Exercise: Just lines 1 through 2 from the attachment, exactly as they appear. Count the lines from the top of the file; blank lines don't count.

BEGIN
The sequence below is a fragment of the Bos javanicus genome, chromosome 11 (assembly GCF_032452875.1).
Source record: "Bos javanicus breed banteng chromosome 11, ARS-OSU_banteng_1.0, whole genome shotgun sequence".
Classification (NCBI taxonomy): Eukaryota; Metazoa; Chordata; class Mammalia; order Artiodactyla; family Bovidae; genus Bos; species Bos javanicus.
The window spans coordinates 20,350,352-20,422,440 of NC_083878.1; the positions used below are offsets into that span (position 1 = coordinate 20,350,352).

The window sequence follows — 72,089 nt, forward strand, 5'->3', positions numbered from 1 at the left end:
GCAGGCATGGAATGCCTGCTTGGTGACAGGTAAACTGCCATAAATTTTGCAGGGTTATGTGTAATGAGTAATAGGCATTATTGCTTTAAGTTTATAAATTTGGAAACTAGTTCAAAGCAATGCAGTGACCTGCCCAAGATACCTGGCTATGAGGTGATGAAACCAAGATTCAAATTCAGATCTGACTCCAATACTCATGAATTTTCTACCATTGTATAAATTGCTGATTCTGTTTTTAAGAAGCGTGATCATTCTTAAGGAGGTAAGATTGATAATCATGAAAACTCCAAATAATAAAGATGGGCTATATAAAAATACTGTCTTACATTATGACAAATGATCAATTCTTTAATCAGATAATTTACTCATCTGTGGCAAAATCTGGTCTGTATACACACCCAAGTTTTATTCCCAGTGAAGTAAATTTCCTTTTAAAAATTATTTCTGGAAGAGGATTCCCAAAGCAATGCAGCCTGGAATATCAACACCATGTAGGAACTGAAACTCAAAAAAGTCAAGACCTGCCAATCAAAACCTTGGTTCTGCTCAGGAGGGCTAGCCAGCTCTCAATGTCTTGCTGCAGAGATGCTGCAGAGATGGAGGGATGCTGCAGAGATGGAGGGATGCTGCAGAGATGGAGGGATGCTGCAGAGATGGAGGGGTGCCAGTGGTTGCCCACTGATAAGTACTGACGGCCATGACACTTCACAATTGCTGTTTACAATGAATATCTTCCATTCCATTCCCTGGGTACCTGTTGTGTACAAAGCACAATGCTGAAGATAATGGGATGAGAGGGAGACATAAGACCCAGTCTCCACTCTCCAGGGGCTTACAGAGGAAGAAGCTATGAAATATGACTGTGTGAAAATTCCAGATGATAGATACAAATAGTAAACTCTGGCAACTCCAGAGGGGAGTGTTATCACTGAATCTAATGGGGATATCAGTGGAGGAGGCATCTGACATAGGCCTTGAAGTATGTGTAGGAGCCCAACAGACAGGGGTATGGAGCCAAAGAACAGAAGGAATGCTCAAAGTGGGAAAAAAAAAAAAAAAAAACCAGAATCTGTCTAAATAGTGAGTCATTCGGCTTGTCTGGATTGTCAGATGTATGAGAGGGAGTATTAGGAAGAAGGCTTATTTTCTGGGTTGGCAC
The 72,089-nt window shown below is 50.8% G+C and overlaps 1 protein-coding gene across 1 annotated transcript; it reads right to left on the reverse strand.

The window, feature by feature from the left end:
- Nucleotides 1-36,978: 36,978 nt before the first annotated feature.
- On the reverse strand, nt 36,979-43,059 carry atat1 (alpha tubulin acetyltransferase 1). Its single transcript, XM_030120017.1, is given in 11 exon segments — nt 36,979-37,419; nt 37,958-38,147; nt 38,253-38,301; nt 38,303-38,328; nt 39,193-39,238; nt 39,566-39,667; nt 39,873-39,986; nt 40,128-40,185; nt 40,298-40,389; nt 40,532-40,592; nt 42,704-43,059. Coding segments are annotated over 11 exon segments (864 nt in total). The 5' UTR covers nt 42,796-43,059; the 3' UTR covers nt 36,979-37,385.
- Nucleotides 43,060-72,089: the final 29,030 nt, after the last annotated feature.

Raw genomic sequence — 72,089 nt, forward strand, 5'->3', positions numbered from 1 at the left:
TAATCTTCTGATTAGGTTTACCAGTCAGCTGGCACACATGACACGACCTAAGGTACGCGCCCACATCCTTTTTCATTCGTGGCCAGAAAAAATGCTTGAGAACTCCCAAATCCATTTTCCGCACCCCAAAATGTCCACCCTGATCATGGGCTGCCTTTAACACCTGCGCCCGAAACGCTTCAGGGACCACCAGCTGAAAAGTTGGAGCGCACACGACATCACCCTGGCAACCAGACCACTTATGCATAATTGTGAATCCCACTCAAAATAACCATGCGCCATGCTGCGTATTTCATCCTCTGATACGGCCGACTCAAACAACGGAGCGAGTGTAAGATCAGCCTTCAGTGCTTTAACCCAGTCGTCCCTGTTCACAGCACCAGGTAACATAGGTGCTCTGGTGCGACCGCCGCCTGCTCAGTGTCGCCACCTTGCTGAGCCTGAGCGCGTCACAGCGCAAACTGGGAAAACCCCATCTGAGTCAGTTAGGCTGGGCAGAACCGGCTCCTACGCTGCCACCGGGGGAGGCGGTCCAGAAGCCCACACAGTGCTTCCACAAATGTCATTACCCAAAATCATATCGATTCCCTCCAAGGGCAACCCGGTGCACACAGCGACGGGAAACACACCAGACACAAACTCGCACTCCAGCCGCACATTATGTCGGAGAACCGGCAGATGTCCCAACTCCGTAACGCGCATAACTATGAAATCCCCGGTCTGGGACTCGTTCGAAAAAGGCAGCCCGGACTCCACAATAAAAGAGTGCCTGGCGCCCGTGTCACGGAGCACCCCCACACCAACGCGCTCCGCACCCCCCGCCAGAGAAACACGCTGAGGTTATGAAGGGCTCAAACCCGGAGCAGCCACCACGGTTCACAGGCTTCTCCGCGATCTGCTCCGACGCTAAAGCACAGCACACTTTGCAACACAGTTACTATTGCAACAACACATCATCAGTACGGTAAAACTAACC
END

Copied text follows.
The sequence below is a fragment of the Bos javanicus genome, chromosome 11 (assembly GCF_032452875.1).
Source record: "Bos javanicus breed banteng chromosome 11, ARS-OSU_banteng_1.0, whole genome shotgun sequence".